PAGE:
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Last edited 18 Dec 2019
Neoprene in construction
Neoprene is a synthetic rubber made from hydrochloric acid and acetylene, or from the polymerisation of chloroprene. It is also known as polychloroprene and pc-rubber. Developed by US-based DuPont in the 1930s, it was first sold under the trade name DuPrene, but its success was hampered by a powerful odour. This was rectified by the introduction of a revised, cheaper process which allowed sales to increase dramatically.
Neoprene is relatively inert and, compared to ordinary rubber, is more chemically stable. It shows greater resistance to ozone, UV degradation, light, heat, oxidation and petroleum and remains flexible over a wide range of temperatures. Its pliability and corrosion resistance make it suitable for use in hoses and as gaskets (for example, for sealing glazing and cladding units).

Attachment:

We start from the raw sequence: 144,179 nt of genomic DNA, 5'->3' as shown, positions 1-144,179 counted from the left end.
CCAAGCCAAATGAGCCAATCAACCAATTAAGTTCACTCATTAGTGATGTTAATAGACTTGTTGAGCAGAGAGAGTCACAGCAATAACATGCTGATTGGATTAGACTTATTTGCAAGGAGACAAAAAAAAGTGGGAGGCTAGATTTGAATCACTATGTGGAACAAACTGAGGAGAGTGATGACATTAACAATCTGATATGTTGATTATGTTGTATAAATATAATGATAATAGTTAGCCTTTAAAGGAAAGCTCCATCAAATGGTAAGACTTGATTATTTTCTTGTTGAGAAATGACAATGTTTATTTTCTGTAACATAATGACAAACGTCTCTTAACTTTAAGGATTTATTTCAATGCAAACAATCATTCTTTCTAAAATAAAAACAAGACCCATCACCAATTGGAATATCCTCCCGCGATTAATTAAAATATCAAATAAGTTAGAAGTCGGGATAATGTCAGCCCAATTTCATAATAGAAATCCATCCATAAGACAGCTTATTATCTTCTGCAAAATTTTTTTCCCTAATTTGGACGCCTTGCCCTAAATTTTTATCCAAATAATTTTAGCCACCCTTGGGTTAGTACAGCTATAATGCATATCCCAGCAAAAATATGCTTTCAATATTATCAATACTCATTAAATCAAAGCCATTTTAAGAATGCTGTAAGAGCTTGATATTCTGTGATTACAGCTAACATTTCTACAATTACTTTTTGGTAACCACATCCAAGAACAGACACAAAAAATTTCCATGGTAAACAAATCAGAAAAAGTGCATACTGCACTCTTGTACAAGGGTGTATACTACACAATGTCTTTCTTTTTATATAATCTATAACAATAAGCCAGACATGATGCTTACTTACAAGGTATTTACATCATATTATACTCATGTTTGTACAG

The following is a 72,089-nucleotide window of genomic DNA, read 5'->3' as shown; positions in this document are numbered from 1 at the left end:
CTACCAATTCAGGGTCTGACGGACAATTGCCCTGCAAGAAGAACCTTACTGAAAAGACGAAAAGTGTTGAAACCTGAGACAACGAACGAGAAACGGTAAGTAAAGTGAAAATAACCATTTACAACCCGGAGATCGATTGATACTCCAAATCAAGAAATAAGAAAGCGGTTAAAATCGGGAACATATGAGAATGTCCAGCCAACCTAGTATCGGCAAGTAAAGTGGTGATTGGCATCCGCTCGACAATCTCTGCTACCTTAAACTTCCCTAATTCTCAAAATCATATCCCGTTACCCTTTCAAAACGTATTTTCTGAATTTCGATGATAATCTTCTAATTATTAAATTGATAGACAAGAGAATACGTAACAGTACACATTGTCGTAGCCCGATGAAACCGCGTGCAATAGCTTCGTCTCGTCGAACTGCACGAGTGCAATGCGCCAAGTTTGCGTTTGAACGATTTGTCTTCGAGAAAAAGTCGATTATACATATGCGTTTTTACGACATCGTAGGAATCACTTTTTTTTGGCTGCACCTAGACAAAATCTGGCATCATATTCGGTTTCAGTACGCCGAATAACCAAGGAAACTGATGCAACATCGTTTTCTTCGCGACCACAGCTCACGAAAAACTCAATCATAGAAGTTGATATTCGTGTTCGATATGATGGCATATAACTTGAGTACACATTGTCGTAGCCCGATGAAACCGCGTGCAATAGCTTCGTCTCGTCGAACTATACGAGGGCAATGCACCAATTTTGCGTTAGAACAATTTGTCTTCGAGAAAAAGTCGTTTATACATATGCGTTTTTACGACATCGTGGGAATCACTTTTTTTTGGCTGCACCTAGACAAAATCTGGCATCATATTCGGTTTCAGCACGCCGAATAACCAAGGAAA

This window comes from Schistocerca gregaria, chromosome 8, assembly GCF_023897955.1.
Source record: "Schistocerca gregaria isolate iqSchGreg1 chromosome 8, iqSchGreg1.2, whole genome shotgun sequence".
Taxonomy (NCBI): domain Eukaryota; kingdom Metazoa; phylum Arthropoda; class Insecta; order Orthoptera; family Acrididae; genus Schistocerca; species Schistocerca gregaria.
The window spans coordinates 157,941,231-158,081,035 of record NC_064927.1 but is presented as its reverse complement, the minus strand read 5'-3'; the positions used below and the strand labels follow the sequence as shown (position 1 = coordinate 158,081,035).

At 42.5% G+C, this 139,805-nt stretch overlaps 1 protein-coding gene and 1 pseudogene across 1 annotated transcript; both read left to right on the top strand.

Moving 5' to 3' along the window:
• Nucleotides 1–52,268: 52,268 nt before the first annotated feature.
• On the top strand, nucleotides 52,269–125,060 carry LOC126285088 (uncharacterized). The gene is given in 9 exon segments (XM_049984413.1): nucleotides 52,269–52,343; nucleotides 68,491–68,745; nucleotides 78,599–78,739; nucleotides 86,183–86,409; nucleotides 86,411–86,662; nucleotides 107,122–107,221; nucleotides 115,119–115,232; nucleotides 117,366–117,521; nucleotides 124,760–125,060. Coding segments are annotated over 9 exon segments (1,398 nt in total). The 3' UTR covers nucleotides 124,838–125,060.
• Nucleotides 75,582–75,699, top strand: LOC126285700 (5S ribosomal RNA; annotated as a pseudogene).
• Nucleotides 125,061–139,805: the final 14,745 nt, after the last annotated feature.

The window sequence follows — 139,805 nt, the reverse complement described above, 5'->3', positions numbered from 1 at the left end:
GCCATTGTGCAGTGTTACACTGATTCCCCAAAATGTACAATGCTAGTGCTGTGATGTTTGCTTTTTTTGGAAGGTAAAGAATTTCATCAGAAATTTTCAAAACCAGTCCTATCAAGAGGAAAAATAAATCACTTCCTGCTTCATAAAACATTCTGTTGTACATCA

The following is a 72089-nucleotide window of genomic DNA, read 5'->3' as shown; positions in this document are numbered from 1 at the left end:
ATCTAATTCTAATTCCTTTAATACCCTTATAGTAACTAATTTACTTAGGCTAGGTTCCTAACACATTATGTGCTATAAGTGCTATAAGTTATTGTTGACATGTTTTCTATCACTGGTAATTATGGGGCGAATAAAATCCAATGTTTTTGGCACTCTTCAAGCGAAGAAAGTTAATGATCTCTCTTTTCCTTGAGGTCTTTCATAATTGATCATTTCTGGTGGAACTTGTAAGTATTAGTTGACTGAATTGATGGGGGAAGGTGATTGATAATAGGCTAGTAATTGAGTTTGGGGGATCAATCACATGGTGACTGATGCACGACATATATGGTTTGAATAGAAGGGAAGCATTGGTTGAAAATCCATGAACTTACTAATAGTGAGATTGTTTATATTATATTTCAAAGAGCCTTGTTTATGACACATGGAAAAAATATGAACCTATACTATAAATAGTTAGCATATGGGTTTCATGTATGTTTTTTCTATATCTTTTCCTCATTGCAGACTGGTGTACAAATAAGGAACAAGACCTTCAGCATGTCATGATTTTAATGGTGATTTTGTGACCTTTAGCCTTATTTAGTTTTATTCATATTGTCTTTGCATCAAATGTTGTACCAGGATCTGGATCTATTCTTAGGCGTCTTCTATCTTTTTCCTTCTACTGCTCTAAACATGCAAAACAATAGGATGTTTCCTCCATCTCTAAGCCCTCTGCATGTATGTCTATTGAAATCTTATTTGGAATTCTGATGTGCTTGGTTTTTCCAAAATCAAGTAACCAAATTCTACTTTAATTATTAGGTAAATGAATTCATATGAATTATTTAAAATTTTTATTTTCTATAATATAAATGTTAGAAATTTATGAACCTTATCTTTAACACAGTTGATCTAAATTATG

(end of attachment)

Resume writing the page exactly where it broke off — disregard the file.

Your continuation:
It is available in a number of forms including sheet, roll and strip, and in thicknesses typically from 0.1mm to 25mm.
It is used in construction for applications including; elastomeric membranes and flashings, noise isolation, electrical insulation, motor fan-belts and gaskets. Because it is more fire resistant than hydrocarbon-based rubbers, it can be used for fire doors and in personal protection equipment such as face masks and gloves.
Neoprene can be applied as a waterproofing layer on roofs in either sheet or liquid-applied elastomeric membranes. It can also provide the load-transferring contact surface between two components, such as a beam and the substructure, and can absorb vibration and prevent sound transmission. Neoprene pads are used for bearings in bridge construction where they can absorb horizontal movement in multiple directions.
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